You’ve probably seen in these forums that we have APIs on our roadmap in the coming months to help our customers integrate the Vue into their smart home ecosystems. We understand that some people may want to log and analyze their data locally; however, our software, hardware, and business is developed around collection and analytics of energy data in the cloud. Therefore, we currently don’t have any plans to support local logging or data collection.

Personally I want something that runs locally (e.g., power outage and internet down).

The IotaWatt API is documented here. Looks like it supports local monitoring. But it doesn't monitor voltage or frequency? So, those are "assumed" (probably set in software). Update: See #12 below.

Of course Current sense transformers aren't that expensive, a $25 Teensy 3.5 has 27 input analog pins...add on a $7 WiFI module... a circuit for for voltage/frequency... hmmmm...

DIY projects:
 
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svetz

Works in theory! Practice? That's something else
Staff member
Moderator
... But it doesn't monitor voltage or frequency? ...
Looks like you can query for voltage and frequency here: https://docs.iotawatt.com/en/master/query.html#select-series1-series2
Apologies, by it, I meant I don't believe the hardware records voltage or frequency. The software of course needs voltage to calculate watts, so the value you get is a setting rather than a sensor reading.

The statement was based in that the current sensors don't give voltage or frequency.

But fortunately, it looks like I'm wrong:

ref1:
A wall transformer inserted into an ordinary receptacle converts local voltage to a standard reference voltage and allows IoTaWatt to determines line voltage and frequency.

ref2:
For each measurement, IoTaWatt collects sample pairs of voltage and current for one AC cycle, defined as starting at the voltage zero crossing and ending after two more zero crossings. To compute real power (Watts) is the average of the products of voltage and current of each sample pair. IoTaWatt samples each AC cycle about 640 times at 60Hz.

So, with all of that it can also calculate power factor! Woot! (y)

IoTaWatt size: 27mm x 85mm x 125 mm (1.06" x 3.35" x 4.92" (this ref says 5.88 × 3.4 × 1.2 in) +1.5" clearance for connections,
wallwart: 4.2 × 2.3 × 3.5 in

ref3
The basic unit is 85mm x 125mm with an extra 13mm on each end of the V5 for the wall mount tabs.
3.5mm plugs need about 40mm + 15mm extra if you want to unplug them.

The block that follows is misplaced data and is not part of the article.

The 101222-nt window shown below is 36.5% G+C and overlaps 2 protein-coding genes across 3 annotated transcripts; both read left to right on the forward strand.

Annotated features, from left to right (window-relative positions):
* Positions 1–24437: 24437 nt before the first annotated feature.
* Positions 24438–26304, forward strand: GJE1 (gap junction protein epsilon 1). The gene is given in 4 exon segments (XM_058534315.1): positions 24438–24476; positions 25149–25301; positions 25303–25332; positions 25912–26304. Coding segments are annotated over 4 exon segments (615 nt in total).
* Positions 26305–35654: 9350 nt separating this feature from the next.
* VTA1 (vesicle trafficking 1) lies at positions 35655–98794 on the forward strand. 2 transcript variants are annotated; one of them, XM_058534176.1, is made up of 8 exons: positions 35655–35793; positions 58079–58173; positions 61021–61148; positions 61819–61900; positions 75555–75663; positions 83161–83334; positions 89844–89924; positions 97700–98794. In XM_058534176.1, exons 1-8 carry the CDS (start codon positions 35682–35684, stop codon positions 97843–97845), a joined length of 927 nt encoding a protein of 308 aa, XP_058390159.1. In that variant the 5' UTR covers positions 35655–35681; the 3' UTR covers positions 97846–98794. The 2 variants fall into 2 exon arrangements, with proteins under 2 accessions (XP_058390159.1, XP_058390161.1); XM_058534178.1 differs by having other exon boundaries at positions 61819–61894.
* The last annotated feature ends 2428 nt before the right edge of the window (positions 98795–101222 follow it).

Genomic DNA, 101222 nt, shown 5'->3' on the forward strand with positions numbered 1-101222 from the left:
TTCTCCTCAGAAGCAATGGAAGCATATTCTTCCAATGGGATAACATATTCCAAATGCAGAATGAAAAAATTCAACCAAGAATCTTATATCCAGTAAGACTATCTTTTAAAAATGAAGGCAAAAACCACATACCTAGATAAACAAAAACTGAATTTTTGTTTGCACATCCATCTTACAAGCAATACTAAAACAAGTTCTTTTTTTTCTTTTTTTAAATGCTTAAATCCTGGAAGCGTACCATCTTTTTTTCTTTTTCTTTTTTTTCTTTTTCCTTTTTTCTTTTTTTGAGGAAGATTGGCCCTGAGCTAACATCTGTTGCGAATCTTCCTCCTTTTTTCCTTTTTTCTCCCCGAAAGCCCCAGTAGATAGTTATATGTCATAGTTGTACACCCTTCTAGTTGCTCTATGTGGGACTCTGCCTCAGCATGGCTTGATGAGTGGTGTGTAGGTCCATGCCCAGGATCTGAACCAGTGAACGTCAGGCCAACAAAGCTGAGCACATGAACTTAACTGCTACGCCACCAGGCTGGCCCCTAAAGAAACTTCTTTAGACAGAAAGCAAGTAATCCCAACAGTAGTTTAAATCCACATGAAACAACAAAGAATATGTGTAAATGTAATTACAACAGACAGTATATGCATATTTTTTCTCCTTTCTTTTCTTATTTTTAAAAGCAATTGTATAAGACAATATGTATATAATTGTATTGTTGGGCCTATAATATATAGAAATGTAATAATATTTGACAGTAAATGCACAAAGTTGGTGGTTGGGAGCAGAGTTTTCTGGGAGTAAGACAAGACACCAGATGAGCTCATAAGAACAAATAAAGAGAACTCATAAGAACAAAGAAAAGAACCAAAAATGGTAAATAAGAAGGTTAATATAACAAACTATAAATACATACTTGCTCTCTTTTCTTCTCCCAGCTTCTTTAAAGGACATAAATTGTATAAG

You need 45mm on top for the USB and AC plugs, same on the bottom if you do direct reference three-phase.
So overall width 55 + 85 + 55 = 195mm = 7.7"
overall height = 13 + 125 + 45 = 183mm = 7.2"
 
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rhino

Solar Addict
The one thing I noticed is IoTaWatt appears to average values over 5 second period.. so if something drew 0 watts for 2 seconds and non-zero for 3 more it would not show it was at 0 watts for part of that time.
 

fafrd

Solar Addict
FOR COTS, possible a smart hub? https://www.tomsguide.com/us/best-smart-home-hubs,review-3200.html or the open source Home Assistant?
Otherwise you could probably use an Arduino or android app running on a firestick of some other android device in the house that is never turned off?

Not sure what COTS is, but sounds like Smarthome technology is the thing to check out.

I know I could make something work of I want to start cobbling but I was hoping to find something one step more advanced than a programmable 7-day timer...
 

codfish

Solar Enthusiast
I'd suggest the Hubitat Elevation. https://hubitat.com/ Basically the only Smart Hub that keeps running completely independent of the internet.
Very fine grained control of things. You can reach it over the net, but it will keep turning things on/off, running the thermostat, monitoring motion, and everything completely without the network. While they have just introduced some network access options, I've had one for years and their network options aren't really necessary.
 

fafrd

Solar Addict
I'd suggest the Hubitat Elevation. https://hubitat.com/ Basically the only Smart Hub that keeps running completely independent of the internet.
Very fine grained control of things. You can reach it over the net, but it will keep turning things on/off, running the thermostat, monitoring motion, and everything completely without the network. While they have just introduced some network access options, I've had one for years and their network options aren't really necessary.

Cool, I will check it out.